Democratic Republic Of Congo
Pope Francis' strong words against the suffering they are enduring have warmed the hearts of people in the eastern Democratic Republic of Congo (DRC), but his visit to Kinshasa has not marked a truce in the fighting and violence.
Throughout the papal visit, from Tuesday to Friday, fighting continued in North Kivu province, where M23 rebels captured new villages, sources in the province said.
Diplomacy had been activated in recent months to try to silence the guns and bring the DRC closer to Rwanda , accused of supporting this rebellion on the offensive since the end of 2021. In vain so far.
It was because of this insecurity that the pope canceled the visit he was initially to make to Goma , capital of North Kivu, replacing this trip with a meeting in Kinshasa with victims of atrocities committed for nearly 30 years in this province and those neighbouring Ituri and South Kivu.
With their testimonies in front of the cameras, the presence of women with severed arms, the pope's indignation at the "bloody and illegal exploitation" of the country's wealth, "the whole world" is now "aware" of what is passes here, believes Théoneste Bahati Gakuru, 34, Goma resident and human rights defender.
Théoneste now hopes that the international community will “take measures to put an end to this disastrous situation”.
Johnson Ishara, 30, a shopkeeper in Goma, and Calvin Maliro, a youth representative from a commune in Beni, another town in North Kivu affected by the violence, believe that the pope "will continue his plea" for an end to the misfortunes from eastern Congo.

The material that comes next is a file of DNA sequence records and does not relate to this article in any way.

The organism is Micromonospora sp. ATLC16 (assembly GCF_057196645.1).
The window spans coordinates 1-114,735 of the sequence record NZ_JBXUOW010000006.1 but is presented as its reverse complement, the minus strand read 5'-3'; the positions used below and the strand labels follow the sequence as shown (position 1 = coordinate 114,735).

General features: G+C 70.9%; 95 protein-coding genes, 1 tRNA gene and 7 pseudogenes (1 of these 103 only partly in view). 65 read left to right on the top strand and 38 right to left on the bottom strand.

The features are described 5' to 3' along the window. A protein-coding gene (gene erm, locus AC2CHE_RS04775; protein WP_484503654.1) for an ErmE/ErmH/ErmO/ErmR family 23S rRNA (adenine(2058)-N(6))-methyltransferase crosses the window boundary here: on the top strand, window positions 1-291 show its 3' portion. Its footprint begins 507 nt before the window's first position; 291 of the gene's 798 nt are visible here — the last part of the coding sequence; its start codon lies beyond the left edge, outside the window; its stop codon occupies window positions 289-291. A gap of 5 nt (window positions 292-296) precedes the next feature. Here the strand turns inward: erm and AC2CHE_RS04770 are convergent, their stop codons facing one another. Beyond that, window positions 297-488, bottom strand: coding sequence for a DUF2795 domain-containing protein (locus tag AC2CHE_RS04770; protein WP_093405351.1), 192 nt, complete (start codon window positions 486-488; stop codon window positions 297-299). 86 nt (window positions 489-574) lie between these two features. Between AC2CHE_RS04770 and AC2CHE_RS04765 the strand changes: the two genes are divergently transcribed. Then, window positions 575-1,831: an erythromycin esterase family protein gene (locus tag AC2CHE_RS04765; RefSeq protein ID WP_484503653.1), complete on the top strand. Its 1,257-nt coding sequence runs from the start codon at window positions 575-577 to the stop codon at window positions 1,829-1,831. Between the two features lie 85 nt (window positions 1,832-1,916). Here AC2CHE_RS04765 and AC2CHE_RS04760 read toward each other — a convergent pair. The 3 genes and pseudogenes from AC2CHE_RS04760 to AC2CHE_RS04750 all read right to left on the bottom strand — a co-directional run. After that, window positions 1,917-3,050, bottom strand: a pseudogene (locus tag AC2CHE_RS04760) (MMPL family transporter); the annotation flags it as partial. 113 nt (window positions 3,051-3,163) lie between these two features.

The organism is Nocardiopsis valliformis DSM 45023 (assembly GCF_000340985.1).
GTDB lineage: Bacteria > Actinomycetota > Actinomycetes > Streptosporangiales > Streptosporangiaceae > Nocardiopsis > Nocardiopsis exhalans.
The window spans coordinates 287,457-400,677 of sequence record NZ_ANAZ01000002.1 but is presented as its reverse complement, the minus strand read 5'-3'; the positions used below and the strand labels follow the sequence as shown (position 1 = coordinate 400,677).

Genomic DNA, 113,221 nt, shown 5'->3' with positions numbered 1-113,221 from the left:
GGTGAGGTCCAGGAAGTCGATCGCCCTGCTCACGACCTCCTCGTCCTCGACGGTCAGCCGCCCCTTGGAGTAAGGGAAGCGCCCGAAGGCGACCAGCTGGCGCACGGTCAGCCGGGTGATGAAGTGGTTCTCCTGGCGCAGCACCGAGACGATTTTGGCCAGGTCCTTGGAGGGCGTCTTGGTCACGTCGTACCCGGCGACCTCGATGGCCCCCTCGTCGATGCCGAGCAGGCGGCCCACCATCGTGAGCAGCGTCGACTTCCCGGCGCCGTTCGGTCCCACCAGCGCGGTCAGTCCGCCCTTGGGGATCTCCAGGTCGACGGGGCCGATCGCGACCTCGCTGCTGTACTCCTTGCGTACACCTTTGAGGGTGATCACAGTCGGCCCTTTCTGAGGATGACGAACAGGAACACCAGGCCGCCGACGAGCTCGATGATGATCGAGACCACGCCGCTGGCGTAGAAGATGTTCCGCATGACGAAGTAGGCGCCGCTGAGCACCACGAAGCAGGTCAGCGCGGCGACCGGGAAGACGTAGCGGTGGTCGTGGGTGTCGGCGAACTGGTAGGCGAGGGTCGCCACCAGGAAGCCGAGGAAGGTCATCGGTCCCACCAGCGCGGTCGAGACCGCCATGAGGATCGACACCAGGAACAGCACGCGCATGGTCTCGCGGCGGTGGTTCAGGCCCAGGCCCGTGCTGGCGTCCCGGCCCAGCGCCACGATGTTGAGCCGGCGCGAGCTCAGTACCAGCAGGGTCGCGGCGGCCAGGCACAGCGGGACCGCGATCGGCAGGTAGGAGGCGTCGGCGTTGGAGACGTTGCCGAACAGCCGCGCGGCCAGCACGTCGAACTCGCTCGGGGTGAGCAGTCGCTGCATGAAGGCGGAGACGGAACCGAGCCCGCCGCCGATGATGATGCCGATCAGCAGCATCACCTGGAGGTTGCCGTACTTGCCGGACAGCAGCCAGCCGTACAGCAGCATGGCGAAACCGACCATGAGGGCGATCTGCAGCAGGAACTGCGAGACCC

"We are innocent, we don't know anything about politics," says Kathungu Matumaini, a nurse in Beni, asking that her "tears and prayers" be heard.
“Your tears are my tears, your suffering is my suffering,” the pope said on Wednesday before the dramas that were described to him. The next day, he called on young people, gathered by the thousands in a stadium, to reject tribalism , corruption, and to act for the future of their country.
"We must take ownership of his message... It is time for young people to stop living in the bush to orchestrate massacres," analyzes Jean-Marie Ndjaza, spokesperson for the Lendu community in Ituri. "We must avoid making more victims" in the province, pleaded the official.
But in Ituri either, the violence did not let up during the visit of the sovereign pontiff.
On Wednesday, a new incursion by armed men killed at least seven people there, in the "chiefdom" (grouping of villages) of Walese Vonkutu. The attack is attributed to the ADF rebels, which the jihadist group Islamic State (IS) presents as its branch in central Africa, but apparently associated with a local militia.
A particular community was targeted. "We do not understand this new modus operandi", notes, helpless, Dieudonné Malangai, a member of local civil society.
The ADF is accused of repeated massacres of civilian populations in Ituri and North Kivu as well as attacks, including one in January against a Pentecostal church in North Kivu, claimed by IS.
In South Kivu, the words of the pope echo for some residents of Bukavu the fight led by Denis Mukwege, Nobel Peace Prize 2018 for his action in favour of women victims of rape.
For Furaha Citera, head of a women's organization, François reinforces the Congolese doctor in his fight for "the establishment of a special tribunal for the Congo, to fight against atrocities".
The pope's words "arouse hope in the hearts of the victims, because the sovereign pontiff will be their ambassador", also wants to believe in Bukavu Paulin Mulume , 30, an activist in a citizens' movement.
In the meantime, South Kivu continues to grapple with a noria of militias, an infernal cycle of reprisals between communities and persistent obscurantist practices. This week, a 5-year-old albino boy was killed and his body found without a head or legs.
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